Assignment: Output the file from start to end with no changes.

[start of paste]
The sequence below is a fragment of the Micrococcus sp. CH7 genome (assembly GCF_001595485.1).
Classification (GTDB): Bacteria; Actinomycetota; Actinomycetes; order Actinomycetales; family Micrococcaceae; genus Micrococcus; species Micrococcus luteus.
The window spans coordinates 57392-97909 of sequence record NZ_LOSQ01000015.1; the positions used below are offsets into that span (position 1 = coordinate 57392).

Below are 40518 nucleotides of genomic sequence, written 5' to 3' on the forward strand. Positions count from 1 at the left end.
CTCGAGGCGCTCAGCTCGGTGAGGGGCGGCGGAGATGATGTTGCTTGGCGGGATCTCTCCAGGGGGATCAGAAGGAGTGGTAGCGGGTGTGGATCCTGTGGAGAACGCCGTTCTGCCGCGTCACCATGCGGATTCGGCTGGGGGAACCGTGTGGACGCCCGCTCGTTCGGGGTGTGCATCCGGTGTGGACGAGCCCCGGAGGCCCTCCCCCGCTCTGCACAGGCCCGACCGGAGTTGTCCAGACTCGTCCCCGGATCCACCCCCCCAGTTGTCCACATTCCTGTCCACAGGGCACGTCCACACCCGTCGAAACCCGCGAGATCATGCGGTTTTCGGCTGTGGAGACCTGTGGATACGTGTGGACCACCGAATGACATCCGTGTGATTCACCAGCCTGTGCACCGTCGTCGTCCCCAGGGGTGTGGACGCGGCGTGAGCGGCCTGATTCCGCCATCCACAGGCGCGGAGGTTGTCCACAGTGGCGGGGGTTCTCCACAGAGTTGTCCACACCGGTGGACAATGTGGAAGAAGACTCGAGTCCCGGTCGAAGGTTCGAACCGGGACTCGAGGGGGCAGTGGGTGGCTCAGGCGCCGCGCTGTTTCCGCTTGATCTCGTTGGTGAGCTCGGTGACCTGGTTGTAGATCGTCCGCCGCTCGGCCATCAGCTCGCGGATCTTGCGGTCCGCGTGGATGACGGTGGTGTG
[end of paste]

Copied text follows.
The sequence below is a fragment of the Micrococcus sp. CH7 genome (assembly GCF_001595485.1).
Classification (GTDB): Bacteria; Actinomycetota; Actinomycetes; order Actinomycetales; family Micrococcaceae; genus Micrococcus; species Micrococcus luteus.
The window spans coordinates 57392-97909 of sequence record NZ_LOSQ01000015.1; the positions used below are offsets into that span (position 1 = coordinate 57392).

Below are 40518 nucleotides of genomic sequence, written 5' to 3' on the forward strand. Positions count from 1 at the left end.
CTCGAGGCGCTCAGCTCGGTGAGGGGCGGCGGAGATGATGTTGCTTGGCGGGATCTCTCCAGGGGGATCAGAAGGAGTGGTAGCGGGTGTGGATCCTGTGGAGAACGCCGTTCTGCCGCGTCACCATGCGGATTCGGCTGGGGGAACCGTGTGGACGCCCGCTCGTTCGGGGTGTGCATCCGGTGTGGACGAGCCCCGGAGGCCCTCCCCCGCTCTGCACAGGCCCGACCGGAGTTGTCCAGACTCGTCCCCGGATCCACCCCCCCAGTTGTCCACATTCCTGTCCACAGGGCACGTCCACACCCGTCGAAACCCGCGAGATCATGCGGTTTTCGGCTGTGGAGACCTGTGGATACGTGTGGACCACCGAATGACATCCGTGTGATTCACCAGCCTGTGCACCGTCGTCGTCCCCAGGGGTGTGGACGCGGCGTGAGCGGCCTGATTCCGCCATCCACAGGCGCGGAGGTTGTCCACAGTGGCGGGGGTTCTCCACAGAGTTGTCCACACCGGTGGACAATGTGGAAGAAGACTCGAGTCCCGGTCGAAGGTTCGAACCGGGACTCGAGGGGGCAGTGGGTGGCTCAGGCGCCGCGCTGTTTCCGCTTGATCTCGTTGGTGAGCTCGGTGACCTGGTTGTAGATCGTCCGCCGCTCGGCCATCAGCTCGCGGATCTTGCGGTCCGCGTGGATGACGGTGGTGTG